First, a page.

New research shows just how misguided the stereotype isby Jo Bibby / June 28, 2018 / Leave a comment
One of Margaret Thatcher’s many legacies must be the goal of owning a home becoming ingrained in the minds of today’s 20-year-olds as the measure of a successful transition to adulthood.
Talking to young people from around the UK as part of our “Young people’s future health inquiry,” we’ve found that while their aspirations for adult life remain largely unchanged from those of their parents—steady and rewarding work, owning their own home and stable relationships—many are struggling to realise these most basic of ambitions. You’ve probably heard this before, but study the data and the specifics and that’s where the scale of the problem truly becomes clear.
Frequently criticised for being a flaky generation, our initial findings reveal a striking and very different picture. Young people today face challenges and opportunities very different to those when I was growing up. Changes to the employment and housing markets mean that many young people face an insecure future, with the traditional milestones on the path to adulthood—such as leaving home or getting a secure job—largely inaccessible. Add to this the need to navigate a complex digital social landscape that didn’t exist a generation ago and the path for young people quickly appears far from straightforward.
Those people who persist in the view that millennials are pampered and over-indulged should consider this: 40 per cent of young workers (aged 21 to 24) are paid below the Living Wage—compared to 22 per cent of all workers. Those aged 16 to 24 are more than three times as likely to be on a zero hours contract. Home ownership is now unaffordable for most young people, with a quarter of 24-35 year olds owning their own home today compared to around half 25 years ago. Young people who do manage to fly the nest are likely to be living in the private rental sector, forcing them to move regularly, often experiencing poor accommodation and unscrupulous landlords. Of even more concern, one in five young people have reported having to sofa surf because they have nowhere else to go, many for more than a month. Against this backdrop it is hardly surprising that young people are the section of our society reporting the highest levels of loneliness and some of the poorest mental health.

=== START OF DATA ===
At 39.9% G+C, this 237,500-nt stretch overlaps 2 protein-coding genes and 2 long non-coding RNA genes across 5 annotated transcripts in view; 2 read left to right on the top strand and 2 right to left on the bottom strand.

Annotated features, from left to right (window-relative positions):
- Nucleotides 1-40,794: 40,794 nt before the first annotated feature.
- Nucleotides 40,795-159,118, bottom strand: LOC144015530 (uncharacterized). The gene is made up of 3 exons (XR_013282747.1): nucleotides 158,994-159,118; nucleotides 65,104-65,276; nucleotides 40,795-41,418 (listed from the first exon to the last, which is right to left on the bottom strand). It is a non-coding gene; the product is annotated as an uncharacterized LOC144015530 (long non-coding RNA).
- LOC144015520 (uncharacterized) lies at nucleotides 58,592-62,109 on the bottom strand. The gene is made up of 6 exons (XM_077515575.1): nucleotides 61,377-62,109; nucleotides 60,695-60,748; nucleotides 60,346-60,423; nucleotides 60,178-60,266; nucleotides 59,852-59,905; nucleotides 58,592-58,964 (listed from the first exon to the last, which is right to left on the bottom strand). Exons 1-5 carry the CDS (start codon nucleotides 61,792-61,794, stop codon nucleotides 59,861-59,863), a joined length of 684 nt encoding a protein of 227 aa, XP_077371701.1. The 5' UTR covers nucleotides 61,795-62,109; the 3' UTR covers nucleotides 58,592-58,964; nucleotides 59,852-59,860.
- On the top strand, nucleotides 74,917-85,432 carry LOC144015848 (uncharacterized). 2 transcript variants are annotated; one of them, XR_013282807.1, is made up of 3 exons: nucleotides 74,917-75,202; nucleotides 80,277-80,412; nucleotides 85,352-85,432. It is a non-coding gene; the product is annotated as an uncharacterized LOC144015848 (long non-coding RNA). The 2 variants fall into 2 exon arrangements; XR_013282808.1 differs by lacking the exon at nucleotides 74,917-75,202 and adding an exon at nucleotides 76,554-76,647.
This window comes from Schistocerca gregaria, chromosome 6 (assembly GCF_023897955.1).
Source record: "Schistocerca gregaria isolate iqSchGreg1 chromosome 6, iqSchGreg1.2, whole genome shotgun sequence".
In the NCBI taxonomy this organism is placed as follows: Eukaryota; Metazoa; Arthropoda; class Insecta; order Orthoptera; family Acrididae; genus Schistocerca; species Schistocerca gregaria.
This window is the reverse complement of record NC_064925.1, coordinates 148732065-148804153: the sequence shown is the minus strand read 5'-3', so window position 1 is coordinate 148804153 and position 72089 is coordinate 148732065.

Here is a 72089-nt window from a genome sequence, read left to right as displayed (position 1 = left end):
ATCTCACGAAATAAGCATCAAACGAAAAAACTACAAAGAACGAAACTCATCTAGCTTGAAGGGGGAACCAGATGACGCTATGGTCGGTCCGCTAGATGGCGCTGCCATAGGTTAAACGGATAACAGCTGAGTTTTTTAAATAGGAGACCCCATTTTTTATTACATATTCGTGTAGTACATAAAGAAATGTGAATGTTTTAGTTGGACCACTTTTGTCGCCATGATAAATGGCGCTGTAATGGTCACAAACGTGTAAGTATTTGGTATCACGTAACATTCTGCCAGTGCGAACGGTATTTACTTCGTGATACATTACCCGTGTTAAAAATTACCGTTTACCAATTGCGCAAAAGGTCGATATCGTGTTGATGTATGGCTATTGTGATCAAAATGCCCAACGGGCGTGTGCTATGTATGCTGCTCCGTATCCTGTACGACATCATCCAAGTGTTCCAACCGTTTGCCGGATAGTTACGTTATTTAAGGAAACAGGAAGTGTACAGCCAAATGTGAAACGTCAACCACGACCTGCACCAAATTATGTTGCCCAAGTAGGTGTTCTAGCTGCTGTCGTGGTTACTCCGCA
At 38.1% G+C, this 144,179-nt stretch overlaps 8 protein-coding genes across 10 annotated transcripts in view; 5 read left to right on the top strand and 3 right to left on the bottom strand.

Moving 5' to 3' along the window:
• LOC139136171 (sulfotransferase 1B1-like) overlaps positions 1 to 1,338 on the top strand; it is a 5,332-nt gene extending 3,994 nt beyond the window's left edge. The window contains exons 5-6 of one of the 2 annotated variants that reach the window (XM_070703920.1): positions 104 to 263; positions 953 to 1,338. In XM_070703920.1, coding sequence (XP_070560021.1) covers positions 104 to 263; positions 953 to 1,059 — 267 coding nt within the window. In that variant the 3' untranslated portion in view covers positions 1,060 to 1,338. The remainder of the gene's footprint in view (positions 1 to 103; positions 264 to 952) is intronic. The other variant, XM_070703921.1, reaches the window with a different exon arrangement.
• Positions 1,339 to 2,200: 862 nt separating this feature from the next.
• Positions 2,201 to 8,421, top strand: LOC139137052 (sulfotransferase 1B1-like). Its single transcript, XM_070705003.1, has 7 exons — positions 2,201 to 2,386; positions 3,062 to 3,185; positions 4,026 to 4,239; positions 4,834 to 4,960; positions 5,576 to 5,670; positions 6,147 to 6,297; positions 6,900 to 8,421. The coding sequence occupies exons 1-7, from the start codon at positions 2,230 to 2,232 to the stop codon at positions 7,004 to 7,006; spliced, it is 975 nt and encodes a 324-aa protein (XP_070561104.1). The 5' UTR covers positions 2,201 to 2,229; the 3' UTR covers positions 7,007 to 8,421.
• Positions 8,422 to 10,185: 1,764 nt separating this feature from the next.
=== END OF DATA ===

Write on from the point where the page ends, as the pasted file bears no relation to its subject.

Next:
The work of Prospect-contributor Michael Marmot and others shows that good health in later life depends upon the core building blocks of a place to call home, potential for secure and rewarding work, and supportive relationships with friends, family and community. Considered in this context, the experiences of today’s young people are a public health crisis in the making.
This should concern us all, not just because poor health diminishes overall wellbeing, but also because a nation’s health is a vital part of its infrastructure and essential to our future social and economic prosperity. In some parts of the country healthy life expectancy is falling below the expected retirement age and there are many towns and cities where the burden of poor health is seen as a barrier to inward investment. Just as the country’s physical infrastructure needs long-term planning and investment, so does the population’s health. The importance of support during the “early years,” particularly from zero to five, for long-term health outcomes is well understood. However, less is known about the opportunities to shape future health outcomes during the ages of 12 to 24. This is despite emerging evidence demonstrating that this period could offer a “second chance” window for many young people.
Our in depth engagement work with young people around the UK identified four assets which are necessary for securing a smooth transition to adulthood: emotional support; appropriate skills and qualifications; personal connections to help navigate the adult world and financial and practical support. While separate polling research found fewer than a fifth of young people had access to all of these assets.
Much emphasis is placed today on skills and qualifications and there is no doubt these are important. However, our work demonstrates that even with skills and qualifications young people face a difficult transition into adulthood if the other assets are missing. Perhaps more problematic are the wider structural factors that mean many “asset-rich” young people struggle to translate their assets into a healthy future if they live in parts of the country that lack good quality work or affordable housing.
If, as Peter Drucker claims, the best way of predicting the future is to create it, then we need action now to provide young people with the core building blocks for a healthy life.
The Health Foundation’s “Young people’s future health inquiry” will report in summer 2019